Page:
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Cognitive Behavior Therapy
Cognitive behavior therapy (CBT) is based on the idea that your thoughts and attitudes, and not external events, create your moods. When you are feeling down you think about yourself and everything else in a more pessimistic or negative way. CBT can help you break out of negative thought patterns. CBT works by helping you recognize common downbeat thoughts and replace them with new ideas. In some cases, CBT can work as quickly and be as effective as antidepressant medication. Medication can be enormously helpful, especially in the short-term, but CBT may boost this effect, leading to lasting changes.
The activities outlined below are an important part of this process. Some of the activities can be time consuming, but are essential in changing your downbeat thought patterns. If you take the time to do the exercises, they can help you change the way you view and think about situations, and hence, change the way you feel. Please keep in mind that no one is happy all of the time. However, improving the way you view situations can change the way you feel a considerable amount of time.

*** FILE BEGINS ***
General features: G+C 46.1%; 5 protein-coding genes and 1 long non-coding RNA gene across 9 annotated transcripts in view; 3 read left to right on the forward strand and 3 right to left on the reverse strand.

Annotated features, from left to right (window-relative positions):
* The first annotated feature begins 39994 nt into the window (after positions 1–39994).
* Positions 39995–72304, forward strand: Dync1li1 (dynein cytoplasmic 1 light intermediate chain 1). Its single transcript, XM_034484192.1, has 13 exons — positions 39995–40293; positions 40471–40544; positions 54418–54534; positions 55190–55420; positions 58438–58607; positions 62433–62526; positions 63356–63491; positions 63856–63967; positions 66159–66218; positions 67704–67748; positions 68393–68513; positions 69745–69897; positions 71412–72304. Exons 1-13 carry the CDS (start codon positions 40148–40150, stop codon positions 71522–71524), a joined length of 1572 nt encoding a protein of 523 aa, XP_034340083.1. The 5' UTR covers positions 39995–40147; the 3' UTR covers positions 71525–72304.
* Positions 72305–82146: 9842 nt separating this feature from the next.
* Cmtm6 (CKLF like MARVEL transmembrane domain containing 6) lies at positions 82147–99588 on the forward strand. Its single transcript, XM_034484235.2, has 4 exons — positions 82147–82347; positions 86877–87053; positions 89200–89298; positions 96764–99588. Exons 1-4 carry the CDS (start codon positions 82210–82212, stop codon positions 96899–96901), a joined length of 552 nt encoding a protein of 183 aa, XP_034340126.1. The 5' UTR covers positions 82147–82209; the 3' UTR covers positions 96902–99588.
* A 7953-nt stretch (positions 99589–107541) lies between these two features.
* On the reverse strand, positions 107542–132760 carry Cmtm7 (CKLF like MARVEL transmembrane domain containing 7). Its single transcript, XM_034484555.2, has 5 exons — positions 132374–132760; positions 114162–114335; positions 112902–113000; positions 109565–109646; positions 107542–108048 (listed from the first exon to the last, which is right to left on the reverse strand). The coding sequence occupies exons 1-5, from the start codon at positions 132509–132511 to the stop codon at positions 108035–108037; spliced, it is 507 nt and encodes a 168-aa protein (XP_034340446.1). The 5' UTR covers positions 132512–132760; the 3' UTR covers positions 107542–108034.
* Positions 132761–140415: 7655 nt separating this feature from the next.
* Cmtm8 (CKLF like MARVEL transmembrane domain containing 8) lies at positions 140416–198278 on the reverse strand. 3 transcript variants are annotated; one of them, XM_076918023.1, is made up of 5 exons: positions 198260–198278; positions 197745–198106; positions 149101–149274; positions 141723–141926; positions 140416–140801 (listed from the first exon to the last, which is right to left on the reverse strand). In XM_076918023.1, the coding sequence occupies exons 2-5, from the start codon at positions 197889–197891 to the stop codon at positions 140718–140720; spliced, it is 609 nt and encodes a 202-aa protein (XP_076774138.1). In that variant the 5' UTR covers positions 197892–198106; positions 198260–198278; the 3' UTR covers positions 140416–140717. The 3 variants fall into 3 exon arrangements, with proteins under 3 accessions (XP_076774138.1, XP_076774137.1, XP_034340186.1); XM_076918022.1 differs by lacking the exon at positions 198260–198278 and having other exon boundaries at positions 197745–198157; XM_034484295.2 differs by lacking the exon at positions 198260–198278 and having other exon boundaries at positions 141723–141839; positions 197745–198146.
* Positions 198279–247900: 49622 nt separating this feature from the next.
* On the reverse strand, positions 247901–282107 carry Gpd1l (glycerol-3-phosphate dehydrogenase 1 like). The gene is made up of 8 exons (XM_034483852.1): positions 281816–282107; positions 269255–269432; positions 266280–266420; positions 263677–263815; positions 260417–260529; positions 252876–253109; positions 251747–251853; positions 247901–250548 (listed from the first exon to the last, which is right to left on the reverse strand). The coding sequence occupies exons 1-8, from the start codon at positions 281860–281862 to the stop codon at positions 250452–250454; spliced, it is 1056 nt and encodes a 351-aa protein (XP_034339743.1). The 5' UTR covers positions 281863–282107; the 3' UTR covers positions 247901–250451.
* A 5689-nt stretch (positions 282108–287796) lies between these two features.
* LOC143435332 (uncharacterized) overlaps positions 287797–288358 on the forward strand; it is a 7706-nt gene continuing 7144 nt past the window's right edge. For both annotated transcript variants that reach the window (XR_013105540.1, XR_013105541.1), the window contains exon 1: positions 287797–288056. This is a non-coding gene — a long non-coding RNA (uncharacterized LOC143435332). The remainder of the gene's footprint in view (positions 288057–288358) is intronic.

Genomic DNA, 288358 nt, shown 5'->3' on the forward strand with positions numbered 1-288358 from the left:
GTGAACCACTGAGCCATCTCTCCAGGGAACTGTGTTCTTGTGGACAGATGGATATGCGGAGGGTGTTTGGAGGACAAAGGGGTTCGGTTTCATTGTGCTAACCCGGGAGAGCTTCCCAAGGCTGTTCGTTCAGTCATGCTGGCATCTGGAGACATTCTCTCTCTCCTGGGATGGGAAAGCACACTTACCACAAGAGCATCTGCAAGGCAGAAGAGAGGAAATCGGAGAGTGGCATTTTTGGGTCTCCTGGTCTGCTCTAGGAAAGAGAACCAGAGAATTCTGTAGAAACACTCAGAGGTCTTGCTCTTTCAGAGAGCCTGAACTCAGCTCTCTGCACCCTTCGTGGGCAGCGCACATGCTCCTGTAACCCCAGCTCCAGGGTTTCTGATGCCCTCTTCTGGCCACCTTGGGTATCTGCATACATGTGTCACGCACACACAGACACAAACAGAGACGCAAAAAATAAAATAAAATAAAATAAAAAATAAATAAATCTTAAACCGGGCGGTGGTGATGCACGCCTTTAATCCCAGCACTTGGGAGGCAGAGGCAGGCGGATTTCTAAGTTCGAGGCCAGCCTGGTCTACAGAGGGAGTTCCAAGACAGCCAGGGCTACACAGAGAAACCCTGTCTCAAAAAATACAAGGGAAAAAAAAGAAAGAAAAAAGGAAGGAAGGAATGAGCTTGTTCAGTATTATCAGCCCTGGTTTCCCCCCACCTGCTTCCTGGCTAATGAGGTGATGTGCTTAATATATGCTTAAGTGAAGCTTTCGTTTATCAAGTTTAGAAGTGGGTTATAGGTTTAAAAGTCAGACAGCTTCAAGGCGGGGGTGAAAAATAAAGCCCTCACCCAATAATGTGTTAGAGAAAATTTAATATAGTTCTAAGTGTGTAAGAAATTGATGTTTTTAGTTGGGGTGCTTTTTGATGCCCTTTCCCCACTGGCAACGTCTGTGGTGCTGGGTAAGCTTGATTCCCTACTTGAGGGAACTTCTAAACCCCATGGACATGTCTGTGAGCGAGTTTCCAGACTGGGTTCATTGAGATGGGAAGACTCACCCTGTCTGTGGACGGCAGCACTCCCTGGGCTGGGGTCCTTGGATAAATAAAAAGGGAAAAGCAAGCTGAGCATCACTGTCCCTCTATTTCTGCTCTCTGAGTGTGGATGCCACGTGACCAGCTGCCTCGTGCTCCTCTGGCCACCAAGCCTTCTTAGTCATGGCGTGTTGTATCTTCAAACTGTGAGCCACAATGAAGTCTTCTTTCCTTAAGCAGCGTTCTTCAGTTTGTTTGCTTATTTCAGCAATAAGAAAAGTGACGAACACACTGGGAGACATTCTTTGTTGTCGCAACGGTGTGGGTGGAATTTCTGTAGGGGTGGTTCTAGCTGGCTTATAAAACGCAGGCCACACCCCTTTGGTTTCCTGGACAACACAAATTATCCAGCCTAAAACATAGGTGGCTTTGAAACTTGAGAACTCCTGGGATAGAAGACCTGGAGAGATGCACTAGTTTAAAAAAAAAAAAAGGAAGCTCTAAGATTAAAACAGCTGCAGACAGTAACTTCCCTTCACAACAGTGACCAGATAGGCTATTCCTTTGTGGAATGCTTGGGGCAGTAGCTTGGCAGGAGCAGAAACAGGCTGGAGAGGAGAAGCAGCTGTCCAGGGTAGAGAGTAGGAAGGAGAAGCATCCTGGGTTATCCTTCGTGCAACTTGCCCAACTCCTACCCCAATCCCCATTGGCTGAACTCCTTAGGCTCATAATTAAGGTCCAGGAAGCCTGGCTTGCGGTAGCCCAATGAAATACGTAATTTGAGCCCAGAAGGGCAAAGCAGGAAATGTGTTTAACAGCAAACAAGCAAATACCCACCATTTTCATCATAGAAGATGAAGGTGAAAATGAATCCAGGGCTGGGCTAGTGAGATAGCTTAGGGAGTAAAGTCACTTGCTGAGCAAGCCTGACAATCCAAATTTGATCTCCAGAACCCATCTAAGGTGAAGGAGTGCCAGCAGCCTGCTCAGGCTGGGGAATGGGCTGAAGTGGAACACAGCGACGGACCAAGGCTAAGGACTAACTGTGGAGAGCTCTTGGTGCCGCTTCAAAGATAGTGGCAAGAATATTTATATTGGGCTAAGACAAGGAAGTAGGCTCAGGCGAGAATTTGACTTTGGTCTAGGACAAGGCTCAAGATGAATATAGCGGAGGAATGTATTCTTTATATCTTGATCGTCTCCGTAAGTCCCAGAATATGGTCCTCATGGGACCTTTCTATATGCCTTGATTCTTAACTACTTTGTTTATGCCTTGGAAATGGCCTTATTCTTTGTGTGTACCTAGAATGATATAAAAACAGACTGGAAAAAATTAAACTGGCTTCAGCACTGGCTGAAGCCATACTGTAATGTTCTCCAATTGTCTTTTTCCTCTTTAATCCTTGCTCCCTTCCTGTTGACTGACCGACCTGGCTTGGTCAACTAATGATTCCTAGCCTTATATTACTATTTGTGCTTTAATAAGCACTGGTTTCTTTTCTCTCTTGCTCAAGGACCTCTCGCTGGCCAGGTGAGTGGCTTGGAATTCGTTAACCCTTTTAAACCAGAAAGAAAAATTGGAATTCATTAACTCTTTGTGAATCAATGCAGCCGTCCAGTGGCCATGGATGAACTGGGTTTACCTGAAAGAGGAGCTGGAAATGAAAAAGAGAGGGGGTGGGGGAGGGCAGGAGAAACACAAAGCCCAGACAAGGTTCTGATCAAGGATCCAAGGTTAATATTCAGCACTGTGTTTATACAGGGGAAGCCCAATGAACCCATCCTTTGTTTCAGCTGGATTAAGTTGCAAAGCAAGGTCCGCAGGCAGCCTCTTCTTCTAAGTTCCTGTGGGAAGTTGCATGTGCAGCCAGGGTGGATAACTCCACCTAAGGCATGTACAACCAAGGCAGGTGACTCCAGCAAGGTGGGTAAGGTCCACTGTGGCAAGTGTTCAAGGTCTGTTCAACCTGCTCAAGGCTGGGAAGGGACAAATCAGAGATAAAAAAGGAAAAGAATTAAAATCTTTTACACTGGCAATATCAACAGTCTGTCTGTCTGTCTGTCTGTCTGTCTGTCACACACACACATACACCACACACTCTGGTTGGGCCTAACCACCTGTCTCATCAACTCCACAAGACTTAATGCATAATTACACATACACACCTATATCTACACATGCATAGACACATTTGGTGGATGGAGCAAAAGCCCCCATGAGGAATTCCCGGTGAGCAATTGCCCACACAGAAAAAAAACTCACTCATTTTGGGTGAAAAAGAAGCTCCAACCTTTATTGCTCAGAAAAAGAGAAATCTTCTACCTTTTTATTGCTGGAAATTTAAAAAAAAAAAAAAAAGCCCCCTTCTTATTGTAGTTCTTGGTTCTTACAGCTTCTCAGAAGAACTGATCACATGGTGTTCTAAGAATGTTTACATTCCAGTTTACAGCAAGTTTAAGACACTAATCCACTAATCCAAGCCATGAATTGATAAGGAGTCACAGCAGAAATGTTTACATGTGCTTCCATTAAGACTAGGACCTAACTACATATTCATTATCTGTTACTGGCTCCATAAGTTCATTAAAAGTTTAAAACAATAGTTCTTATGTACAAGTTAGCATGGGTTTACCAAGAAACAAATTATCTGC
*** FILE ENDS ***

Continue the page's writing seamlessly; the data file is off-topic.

Linking Thoughts, Feelings, and Behavior
As previously mentioned, CBT is basically the concept that your thoughts affect your feelings and your behavior. For example, perhaps you have just finished a time consuming project at work. You meet with your boss who expresses gratitude and lists off good points about your work. Then, towards the end of the meeting he says to you "This section might have been clearer. I really think you will need to re-work it". Some people might head back to their office with praise ringing in their ears taking little note of the one criticism, other than remembering to work on that section later. They go home feeling proud.
Another person might feel devastated when they hear the one negative comment from their supervisor. They do not even remember the good comments and they leave the room repeating the negative one to themselves over and over again. They feel defeated and perhaps even worry about losing their job. However, the exact same events happened to each person!
What makes the difference between these two interpretations? Why did one person leave feeling wonderful and the other awful? The difference is in their thoughts about the event that led to their feelings and behavior.
To get a better understanding of this, please continue reading Basic CBT Techniques: Managing Downbeat Thoughts and Ideas